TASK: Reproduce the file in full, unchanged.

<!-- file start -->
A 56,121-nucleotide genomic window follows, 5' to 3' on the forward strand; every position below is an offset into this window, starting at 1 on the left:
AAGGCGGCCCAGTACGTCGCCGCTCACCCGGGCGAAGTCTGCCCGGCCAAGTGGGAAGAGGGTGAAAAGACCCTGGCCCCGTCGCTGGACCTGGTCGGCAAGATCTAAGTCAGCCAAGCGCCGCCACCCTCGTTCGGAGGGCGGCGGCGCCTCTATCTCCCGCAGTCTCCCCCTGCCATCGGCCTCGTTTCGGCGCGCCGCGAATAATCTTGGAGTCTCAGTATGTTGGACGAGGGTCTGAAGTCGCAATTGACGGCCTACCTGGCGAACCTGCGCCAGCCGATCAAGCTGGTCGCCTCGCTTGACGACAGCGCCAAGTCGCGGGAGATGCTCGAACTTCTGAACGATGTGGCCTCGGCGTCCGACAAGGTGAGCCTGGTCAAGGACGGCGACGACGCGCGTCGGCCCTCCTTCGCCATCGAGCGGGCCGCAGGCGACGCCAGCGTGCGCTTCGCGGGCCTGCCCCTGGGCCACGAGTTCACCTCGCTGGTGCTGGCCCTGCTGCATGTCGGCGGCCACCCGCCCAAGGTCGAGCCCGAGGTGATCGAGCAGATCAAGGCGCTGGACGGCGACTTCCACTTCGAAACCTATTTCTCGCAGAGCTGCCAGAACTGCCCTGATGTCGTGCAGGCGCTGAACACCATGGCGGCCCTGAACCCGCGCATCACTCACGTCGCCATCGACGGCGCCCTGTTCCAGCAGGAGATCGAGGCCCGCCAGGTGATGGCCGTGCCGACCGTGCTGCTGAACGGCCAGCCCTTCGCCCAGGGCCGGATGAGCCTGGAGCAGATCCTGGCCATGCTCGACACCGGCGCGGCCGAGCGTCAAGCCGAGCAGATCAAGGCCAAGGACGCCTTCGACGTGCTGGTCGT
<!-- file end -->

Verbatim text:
A 56,121-nucleotide genomic window follows, 5' to 3' on the forward strand; every position below is an offset into this window, starting at 1 on the left:
AAGGCGGCCCAGTACGTCGCCGCTCACCCGGGCGAAGTCTGCCCGGCCAAGTGGGAAGAGGGTGAAAAGACCCTGGCCCCGTCGCTGGACCTGGTCGGCAAGATCTAAGTCAGCCAAGCGCCGCCACCCTCGTTCGGAGGGCGGCGGCGCCTCTATCTCCCGCAGTCTCCCCCTGCCATCGGCCTCGTTTCGGCGCGCCGCGAATAATCTTGGAGTCTCAGTATGTTGGACGAGGGTCTGAAGTCGCAATTGACGGCCTACCTGGCGAACCTGCGCCAGCCGATCAAGCTGGTCGCCTCGCTTGACGACAGCGCCAAGTCGCGGGAGATGCTCGAACTTCTGAACGATGTGGCCTCGGCGTCCGACAAGGTGAGCCTGGTCAAGGACGGCGACGACGCGCGTCGGCCCTCCTTCGCCATCGAGCGGGCCGCAGGCGACGCCAGCGTGCGCTTCGCGGGCCTGCCCCTGGGCCACGAGTTCACCTCGCTGGTGCTGGCCCTGCTGCATGTCGGCGGCCACCCGCCCAAGGTCGAGCCCGAGGTGATCGAGCAGATCAAGGCGCTGGACGGCGACTTCCACTTCGAAACCTATTTCTCGCAGAGCTGCCAGAACTGCCCTGATGTCGTGCAGGCGCTGAACACCATGGCGGCCCTGAACCCGCGCATCACTCACGTCGCCATCGACGGCGCCCTGTTCCAGCAGGAGATCGAGGCCCGCCAGGTGATGGCCGTGCCGACCGTGCTGCTGAACGGCCAGCCCTTCGCCCAGGGCCGGATGAGCCTGGAGCAGATCCTGGCCATGCTCGACACCGGCGCGGCCGAGCGTCAAGCCGAGCAGATCAAGGCCAAGGACGCCTTCGACGTGCTGGTCGT